Peterson had been working through the timber pile from the shore side, so that now only a thin wall remained at the outer edge of the wharf. Bannon found him standing on the pile, rolling down the sticks with a peavey to where the carrying gangs could pick them up. “Better bring all your men up here, Pete, and clean it all away by the steamer. She may as well begin unloading now.”
Bannon walked back to the tracks, in time to see a handcar and trailer, packed with men, come up the track and stop near at hand. The men at once scattered, and brushing aside Bannon’s laborers, they began replacing the sections of fence. Bannon crossed to the section boss, who recognized him and without comment handed him a telegraphed order.
“There’s no getting around that,” he said, when Bannon had read it. “That’s straight from the old man.”
Bannon returned it, called Peterson, and hurried with him around the elevator to find Max, who was overseeing the piling.
“What’ll we do?” Peterson asked, as they ran; but Bannon made no reply until the three were together. Then he said, speaking shortly:—
“Get the wire cable off one of your hoisting engines, Pete, and make one end fast as high as you can on the spouting house. We’ll run it across the tracks, on a slope, down to this side. Max, you get a light rope and a running block, and hang a hook on it.”
“I see,” said Max, eagerly. “You’re going to run it over on a trolley.”
“Yes. The engineers have gone, haven’t they?”
“Went at five,” said Peterson.
“That’s all right. We’ll only need the hoist at the spouting house. The rest of it’s just plain sliding down hill.”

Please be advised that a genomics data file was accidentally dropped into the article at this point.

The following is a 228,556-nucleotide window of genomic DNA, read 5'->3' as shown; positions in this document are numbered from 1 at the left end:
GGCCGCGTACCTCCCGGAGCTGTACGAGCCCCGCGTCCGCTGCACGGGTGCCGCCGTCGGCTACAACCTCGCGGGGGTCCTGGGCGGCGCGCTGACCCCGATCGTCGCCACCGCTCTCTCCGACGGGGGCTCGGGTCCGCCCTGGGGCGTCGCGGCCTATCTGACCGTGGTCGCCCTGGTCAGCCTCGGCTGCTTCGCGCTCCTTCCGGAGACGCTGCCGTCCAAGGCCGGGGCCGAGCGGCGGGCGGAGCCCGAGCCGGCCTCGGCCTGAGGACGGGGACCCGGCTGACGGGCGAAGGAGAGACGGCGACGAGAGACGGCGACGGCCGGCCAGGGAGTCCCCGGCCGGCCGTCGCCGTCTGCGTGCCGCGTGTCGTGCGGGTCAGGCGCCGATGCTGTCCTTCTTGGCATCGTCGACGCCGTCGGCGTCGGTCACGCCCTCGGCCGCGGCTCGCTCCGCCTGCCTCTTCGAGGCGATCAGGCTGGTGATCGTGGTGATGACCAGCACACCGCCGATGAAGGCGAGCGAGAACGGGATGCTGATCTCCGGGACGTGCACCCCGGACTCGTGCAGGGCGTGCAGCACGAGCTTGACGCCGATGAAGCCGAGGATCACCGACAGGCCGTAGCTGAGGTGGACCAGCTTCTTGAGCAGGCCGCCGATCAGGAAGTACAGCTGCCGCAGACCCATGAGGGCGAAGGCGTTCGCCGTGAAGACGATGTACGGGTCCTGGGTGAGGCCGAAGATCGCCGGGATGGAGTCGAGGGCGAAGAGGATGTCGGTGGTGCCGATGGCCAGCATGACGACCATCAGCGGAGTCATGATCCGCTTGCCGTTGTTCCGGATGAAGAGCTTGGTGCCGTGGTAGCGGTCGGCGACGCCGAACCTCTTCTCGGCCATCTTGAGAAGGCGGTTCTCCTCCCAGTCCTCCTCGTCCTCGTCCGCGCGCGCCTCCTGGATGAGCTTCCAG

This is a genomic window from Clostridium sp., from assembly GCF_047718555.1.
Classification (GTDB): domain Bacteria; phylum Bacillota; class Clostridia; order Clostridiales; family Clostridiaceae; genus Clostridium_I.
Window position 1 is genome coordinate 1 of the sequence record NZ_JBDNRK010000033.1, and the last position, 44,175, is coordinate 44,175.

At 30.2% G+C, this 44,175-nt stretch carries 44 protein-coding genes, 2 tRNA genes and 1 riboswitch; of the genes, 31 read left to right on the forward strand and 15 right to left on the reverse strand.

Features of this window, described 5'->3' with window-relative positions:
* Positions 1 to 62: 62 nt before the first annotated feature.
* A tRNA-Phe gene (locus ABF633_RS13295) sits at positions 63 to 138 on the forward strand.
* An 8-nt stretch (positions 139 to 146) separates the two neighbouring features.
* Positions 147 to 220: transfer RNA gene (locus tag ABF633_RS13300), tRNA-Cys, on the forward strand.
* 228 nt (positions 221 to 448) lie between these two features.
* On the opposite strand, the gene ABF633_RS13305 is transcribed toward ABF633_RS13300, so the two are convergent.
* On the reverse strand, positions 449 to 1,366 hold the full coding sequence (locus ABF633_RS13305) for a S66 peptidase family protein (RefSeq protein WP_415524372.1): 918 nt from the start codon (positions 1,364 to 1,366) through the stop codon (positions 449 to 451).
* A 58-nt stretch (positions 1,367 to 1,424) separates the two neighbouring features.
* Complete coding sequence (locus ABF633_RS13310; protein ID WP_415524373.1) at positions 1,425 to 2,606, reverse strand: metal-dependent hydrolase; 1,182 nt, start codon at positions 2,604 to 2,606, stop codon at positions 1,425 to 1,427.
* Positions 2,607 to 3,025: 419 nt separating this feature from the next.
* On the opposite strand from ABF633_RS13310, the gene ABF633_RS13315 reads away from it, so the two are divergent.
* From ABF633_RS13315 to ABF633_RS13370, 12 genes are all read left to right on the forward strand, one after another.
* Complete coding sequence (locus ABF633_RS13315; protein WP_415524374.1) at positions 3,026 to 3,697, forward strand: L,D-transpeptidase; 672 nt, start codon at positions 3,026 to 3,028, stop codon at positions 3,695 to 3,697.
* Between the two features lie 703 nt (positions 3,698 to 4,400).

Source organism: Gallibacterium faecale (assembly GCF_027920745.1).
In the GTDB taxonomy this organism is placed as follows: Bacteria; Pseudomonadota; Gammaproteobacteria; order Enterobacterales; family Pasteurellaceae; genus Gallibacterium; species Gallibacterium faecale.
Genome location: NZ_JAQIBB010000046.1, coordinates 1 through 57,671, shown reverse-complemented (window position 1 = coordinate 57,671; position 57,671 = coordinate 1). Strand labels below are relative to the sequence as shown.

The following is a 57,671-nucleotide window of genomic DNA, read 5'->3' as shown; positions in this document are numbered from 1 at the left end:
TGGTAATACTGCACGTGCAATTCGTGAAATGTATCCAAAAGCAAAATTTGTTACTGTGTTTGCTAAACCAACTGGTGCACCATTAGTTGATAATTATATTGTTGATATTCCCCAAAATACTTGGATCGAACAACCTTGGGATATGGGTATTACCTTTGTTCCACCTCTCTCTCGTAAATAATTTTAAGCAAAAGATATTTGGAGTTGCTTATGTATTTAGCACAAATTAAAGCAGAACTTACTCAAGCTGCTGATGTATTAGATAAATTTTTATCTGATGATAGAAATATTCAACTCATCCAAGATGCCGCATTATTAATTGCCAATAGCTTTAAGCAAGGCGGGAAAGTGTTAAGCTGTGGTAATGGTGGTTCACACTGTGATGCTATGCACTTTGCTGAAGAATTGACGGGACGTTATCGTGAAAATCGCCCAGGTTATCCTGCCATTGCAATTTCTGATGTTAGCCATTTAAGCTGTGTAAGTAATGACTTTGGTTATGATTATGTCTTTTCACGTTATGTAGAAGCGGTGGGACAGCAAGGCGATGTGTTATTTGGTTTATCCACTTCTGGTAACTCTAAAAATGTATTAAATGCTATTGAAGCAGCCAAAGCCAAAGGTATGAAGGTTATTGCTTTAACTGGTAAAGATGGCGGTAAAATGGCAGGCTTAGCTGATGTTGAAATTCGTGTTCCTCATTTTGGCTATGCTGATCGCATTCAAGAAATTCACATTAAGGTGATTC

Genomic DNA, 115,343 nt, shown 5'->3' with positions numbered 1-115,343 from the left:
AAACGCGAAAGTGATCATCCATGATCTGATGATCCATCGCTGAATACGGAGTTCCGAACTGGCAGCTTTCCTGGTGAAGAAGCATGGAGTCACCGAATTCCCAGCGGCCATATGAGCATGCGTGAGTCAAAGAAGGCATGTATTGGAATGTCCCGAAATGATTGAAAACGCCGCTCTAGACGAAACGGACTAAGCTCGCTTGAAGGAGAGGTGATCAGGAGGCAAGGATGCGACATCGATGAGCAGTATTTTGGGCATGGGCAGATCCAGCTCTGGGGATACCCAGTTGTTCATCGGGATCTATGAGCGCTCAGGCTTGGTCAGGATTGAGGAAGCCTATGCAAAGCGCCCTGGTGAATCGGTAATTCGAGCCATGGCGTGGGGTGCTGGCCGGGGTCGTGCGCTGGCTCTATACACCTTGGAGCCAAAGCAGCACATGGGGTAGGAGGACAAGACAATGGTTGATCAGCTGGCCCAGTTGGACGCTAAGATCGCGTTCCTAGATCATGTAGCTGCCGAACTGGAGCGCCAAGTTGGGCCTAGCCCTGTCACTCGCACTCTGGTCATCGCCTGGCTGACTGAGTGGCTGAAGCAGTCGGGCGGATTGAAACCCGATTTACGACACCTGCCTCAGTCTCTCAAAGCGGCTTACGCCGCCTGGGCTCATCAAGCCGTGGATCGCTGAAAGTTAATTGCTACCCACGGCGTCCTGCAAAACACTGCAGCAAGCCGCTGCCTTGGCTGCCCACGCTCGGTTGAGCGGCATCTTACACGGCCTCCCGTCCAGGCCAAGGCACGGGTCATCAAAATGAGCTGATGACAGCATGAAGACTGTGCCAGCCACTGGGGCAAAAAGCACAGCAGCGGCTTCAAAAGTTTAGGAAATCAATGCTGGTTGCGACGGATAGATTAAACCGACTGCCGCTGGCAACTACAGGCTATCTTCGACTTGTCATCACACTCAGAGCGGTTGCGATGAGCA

“But who’ll run it?”
“I will. Pete, you get up on the spouting house and see that they’re started down. Max will stay over here and watch the piling. Now rush it.”
Half an hour had gone before the cable could be stretched from the spouting house, high over the tracks, down to the elevator structure, and before the hoisting engine could be got under steam. Meanwhile, for the third time since five o’clock, the laborers stood about, grumbling and growing more impatient. But at last it was all under way. The timbers were hoisted lightly up the side of the spouting house, hooked to the travelling block, and sent whirling down to Max’s waiting hands, to be snatched away and piled by the men. But compared with the other method, it was slow work, and Bannon found that, for lack of employment, it was necessary to let half of the men go for the night.
Soon, to the rattle of blocks and the tramping of feet and the calling and shouting of men, was added the creak of the steamer’s hoists, and the groan of her donkey engines as her crew began the work of dumping out the cribbing by hand and steam, on the cleared space on the wharf. And then, when the last big stick had gone over, Peterson began sending bundles of two-inch cribbing. Before the work was finished, and the last plank from the steamer’s cargo had been tossed on the pile by the annex, the first faint color was spreading over the eastern sky, and the damp of a low-country morning was in the air.